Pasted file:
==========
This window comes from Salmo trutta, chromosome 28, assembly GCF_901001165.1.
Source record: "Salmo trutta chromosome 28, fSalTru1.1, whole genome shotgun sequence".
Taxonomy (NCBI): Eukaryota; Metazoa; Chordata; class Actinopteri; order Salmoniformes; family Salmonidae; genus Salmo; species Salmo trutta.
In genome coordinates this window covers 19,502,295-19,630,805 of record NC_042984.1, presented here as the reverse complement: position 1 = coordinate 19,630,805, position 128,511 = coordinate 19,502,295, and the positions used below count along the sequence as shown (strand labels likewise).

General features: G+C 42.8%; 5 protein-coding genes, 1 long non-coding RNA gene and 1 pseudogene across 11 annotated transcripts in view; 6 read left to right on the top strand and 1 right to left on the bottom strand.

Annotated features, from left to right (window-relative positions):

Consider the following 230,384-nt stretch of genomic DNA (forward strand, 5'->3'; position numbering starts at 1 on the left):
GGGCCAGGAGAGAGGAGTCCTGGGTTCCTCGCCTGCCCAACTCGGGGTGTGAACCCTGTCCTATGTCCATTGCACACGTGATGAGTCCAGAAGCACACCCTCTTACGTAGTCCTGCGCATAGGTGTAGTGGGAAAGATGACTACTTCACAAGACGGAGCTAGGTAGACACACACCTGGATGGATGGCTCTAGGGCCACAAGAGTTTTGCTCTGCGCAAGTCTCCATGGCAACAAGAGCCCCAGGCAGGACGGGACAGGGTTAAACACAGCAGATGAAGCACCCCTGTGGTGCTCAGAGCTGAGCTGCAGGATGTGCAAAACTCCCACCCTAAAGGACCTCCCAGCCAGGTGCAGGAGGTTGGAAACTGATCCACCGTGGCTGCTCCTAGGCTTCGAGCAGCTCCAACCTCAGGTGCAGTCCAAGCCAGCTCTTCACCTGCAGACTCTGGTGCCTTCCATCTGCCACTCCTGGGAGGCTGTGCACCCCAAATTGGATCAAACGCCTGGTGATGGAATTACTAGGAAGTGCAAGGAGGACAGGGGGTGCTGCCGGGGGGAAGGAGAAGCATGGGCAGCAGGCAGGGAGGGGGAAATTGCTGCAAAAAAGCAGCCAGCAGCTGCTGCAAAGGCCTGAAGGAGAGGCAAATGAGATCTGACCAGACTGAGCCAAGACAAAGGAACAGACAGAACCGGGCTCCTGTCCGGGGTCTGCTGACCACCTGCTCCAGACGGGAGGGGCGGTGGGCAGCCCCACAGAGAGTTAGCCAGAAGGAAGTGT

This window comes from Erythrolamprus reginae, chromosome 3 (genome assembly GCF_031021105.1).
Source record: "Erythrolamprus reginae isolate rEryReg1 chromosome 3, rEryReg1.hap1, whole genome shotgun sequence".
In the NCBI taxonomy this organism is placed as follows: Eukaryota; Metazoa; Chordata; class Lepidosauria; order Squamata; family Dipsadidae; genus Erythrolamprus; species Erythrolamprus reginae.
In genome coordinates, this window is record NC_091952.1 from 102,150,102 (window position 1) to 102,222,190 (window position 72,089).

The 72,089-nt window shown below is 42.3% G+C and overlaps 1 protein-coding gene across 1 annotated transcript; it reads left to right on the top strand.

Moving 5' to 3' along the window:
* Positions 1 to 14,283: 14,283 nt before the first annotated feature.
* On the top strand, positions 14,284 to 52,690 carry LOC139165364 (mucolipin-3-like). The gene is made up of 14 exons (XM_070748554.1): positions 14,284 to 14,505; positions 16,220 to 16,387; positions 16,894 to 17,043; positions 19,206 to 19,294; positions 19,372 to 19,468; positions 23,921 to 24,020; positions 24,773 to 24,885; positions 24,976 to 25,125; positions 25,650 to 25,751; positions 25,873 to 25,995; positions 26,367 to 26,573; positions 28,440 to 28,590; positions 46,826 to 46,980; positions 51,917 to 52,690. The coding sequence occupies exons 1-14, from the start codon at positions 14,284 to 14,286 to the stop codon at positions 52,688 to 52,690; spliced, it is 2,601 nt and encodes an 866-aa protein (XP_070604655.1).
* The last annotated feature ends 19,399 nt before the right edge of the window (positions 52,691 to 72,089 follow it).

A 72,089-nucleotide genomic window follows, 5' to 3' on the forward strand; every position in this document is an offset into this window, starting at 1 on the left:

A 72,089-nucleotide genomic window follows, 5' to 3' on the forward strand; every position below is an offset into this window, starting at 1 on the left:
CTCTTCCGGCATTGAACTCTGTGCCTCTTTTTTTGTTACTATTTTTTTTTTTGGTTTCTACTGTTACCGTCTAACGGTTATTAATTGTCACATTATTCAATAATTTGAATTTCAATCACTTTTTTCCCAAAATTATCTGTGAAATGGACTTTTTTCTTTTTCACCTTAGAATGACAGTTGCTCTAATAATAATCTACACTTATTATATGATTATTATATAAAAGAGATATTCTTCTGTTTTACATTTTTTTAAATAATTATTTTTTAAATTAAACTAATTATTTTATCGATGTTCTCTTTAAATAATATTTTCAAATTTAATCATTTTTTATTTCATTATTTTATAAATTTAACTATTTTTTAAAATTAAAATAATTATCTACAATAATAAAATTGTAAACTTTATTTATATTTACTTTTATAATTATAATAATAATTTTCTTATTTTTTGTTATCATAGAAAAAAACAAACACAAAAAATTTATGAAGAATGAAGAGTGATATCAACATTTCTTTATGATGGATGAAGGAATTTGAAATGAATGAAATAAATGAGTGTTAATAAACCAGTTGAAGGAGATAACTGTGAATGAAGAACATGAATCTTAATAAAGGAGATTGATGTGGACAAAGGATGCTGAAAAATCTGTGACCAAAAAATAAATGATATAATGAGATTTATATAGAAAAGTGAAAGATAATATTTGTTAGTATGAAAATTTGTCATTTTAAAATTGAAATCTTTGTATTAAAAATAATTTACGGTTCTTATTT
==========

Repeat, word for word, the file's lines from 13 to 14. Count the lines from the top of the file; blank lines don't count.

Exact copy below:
The 72,089-nt window shown below is 42.3% G+C and overlaps 1 protein-coding gene across 1 annotated transcript; it reads left to right on the top strand.

Moving 5' to 3' along the window: